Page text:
winnesota-truck-close-up-18

 

I photographed this refrigerated transportation truck along US Highway 14 near Mankato last Saturday. I’m especially impressed by the company name, Winnesota, reflecting bases in Minnesota and neighboring Wisconsin. Clever, clever. My eyes also filtered out the word win. Subconsciously I already consider Winnesota a winning company.

But how does this relate to the current just above zero and below zero temperatures we’re currently experiencing here in Minnesota? I suppose there’s no direct correlation other than the solo thought of cold.

 

faribault-woolen-mill-blanket

This buffalo plaid Faribault Woolen Mill blanket is among several I have been gifted with through the years.

 

I want to be positive, so here are some good things about the arctic blast:

  • The lakes are making ice, which makes bait shop owners and ice fisherman happy.
  • If you’re short on refrigerator or freezer space, just open the door to one spacious outdoor cooling unit.
  • These are perfect days for homemade soup or chili, both favorites of mine.
  • Skiers, snowboarders and other cold weather sports enthusiasts love these temps which keep snow from melting.
  • The Bartz brothers of New Brighton, who spent 350 hours sculpting snow into a 22-foot high fish, surely must value the art-preserving cold.
  • Appreciation for flannel sheets, quilts, thick comforters, fleece throws and Faribault Woolen Mill throws and blankets deepens.
  • Senses sharpen.
  • Thirty-degree temps will feel downright balmy once this cold snap snaps.

That’s it.

Can you add to my let’s be positive about this arctic blast list?

© Copyright 2017 Audrey Kletscher Helbling

 

Minnesota cold December 18, 2016

Filed under: Uncategorized — Audrey Kletscher Helbling @ 3:29 PM
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Photographed in downtown Faribault at 1:30 p.m.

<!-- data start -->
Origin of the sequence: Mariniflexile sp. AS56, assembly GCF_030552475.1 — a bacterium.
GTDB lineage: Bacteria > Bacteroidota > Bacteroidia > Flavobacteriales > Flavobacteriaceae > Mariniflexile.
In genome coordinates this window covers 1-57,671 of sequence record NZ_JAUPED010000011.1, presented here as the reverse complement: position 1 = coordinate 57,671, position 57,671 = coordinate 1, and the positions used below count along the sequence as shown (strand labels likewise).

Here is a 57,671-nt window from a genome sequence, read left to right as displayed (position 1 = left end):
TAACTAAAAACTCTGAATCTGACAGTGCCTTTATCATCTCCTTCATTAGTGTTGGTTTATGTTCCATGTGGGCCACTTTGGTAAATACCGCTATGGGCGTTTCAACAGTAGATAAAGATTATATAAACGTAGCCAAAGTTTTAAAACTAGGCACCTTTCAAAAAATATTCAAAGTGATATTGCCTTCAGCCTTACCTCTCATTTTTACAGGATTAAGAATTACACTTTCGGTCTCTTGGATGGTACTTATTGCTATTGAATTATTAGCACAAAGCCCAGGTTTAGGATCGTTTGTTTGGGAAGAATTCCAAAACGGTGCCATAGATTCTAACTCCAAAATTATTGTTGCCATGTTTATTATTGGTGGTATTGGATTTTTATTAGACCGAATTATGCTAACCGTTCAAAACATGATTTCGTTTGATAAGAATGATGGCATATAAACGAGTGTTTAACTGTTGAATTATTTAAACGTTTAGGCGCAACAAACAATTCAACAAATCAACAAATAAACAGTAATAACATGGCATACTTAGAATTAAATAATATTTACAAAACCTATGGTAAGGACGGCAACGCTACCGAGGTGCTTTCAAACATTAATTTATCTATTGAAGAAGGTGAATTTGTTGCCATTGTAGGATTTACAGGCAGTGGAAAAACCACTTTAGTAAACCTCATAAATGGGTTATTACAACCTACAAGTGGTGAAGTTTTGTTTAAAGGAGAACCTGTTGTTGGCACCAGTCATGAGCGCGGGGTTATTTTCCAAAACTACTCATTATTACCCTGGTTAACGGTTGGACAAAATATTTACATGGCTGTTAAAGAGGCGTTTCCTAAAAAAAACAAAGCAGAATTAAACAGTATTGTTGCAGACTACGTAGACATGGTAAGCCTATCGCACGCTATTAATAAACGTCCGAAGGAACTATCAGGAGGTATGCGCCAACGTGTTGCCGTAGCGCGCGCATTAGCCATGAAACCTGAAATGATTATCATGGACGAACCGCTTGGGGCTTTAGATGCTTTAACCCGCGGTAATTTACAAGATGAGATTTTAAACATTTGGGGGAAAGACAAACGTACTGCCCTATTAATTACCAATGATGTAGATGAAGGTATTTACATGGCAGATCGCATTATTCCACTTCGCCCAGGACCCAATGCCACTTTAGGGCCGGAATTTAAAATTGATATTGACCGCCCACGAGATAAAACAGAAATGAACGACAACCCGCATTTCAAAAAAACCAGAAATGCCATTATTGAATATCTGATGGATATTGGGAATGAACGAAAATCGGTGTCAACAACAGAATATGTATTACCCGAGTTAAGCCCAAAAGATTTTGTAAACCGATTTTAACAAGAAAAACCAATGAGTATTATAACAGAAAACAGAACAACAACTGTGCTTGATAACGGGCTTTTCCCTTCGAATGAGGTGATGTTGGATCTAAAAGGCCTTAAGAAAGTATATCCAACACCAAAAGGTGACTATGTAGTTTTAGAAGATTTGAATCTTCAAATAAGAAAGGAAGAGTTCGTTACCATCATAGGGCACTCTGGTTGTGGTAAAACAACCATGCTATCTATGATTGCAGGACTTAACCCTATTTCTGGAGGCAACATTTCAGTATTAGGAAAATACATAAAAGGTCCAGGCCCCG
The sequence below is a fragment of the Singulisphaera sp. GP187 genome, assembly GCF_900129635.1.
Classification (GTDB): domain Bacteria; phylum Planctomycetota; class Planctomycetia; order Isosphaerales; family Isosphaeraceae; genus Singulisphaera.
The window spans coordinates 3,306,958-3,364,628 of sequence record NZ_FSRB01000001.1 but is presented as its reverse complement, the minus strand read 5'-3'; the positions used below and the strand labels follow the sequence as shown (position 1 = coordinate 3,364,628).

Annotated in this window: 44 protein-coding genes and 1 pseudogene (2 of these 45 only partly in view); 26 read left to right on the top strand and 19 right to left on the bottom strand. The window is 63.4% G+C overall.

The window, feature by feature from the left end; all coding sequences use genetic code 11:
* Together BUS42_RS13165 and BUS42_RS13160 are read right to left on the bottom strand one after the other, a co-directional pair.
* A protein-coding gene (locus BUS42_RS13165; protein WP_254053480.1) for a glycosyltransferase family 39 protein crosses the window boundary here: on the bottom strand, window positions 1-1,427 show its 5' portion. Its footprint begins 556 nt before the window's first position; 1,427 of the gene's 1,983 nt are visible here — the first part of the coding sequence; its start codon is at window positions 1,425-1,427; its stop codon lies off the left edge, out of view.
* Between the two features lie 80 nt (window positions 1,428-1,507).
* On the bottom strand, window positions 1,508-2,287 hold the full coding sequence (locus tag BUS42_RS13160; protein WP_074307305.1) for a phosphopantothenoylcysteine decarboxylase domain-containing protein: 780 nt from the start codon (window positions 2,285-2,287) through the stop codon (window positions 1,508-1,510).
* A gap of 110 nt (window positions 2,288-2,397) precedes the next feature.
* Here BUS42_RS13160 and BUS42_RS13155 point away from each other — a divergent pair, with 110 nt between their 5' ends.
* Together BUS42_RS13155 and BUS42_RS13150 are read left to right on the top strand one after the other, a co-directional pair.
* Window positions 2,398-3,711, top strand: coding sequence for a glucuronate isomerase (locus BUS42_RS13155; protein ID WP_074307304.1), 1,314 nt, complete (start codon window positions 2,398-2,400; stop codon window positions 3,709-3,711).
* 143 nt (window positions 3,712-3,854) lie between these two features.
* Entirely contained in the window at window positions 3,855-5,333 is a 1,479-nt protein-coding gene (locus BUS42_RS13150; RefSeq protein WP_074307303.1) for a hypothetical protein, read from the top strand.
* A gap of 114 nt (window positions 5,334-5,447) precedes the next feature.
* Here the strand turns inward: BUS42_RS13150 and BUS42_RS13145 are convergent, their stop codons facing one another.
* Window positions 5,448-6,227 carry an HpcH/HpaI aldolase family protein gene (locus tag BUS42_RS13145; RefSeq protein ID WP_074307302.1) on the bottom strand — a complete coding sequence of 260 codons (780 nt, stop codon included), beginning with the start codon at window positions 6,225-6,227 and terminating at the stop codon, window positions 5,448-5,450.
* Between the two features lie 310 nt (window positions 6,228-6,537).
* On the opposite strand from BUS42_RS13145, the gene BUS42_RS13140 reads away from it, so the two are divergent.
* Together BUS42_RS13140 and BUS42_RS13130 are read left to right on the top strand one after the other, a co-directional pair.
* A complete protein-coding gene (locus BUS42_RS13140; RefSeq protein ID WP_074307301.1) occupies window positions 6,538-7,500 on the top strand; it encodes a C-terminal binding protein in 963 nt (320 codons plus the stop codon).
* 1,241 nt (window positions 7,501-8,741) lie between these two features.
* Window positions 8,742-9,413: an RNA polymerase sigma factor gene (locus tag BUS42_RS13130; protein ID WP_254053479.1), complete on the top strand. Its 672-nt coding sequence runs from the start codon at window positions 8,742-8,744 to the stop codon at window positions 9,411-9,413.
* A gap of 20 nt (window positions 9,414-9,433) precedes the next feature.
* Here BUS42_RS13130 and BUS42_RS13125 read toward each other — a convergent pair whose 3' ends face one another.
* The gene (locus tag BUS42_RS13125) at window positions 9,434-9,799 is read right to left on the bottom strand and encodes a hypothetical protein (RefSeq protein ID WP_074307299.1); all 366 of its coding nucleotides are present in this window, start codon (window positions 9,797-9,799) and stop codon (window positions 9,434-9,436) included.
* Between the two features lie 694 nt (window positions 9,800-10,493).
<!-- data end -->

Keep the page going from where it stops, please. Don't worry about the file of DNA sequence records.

Photographed in downtown Faribault at 1:30 p.m.

ON DAYS LIKE TODAY, when the windchill plummets to double digits below zero, I have to question the sanity of living in Minnesota.

It’s bitterly cold here. Like 23 degrees below zero in Faribault at 7:30 this morning. The temp mid-afternoon has now reached a balmy minus six degrees. And, yes, 17 degrees make a difference, especially when in the below zero Fahrenheit range.

The sun shines bright against the snow. And if not for the frost edging windows, the sound of car tires crunching on snow as traffic passes my home, the steady thrum of the furnace, the fleece throw warming my lap, I might convince myself that it’s not really that bad outside.

But then I remember the biting cold, the sparse church attendance, the icy car seat, the unattended vehicles warming in parking lots, the state-wide average windchill of minus 35 degrees.

This is reality today in Minnesota. It’s cold. Really cold.

© 2016 Audrey Kletscher Helbling

 

How I deal with some of winter’s challenges here in Minnesota January 8, 2015

Filed under: Uncategorized — Audrey Kletscher Helbling @ 5:00 AM
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AFTER LIVING IN MINNESOTA my entire life, I’m still learning how to best handle these sometimes brutal winters.

I’m not talking big stuff here. But the little stuff that, on a daily basis, can prove bothersome.

Take skin. Dry winter air and cold tend to dry out skin, causing itchiness. About six weeks ago, I was dealing with a break-out (no, not pimples) on my face and elsewhere caused by, I suspect, stress and the changing climate.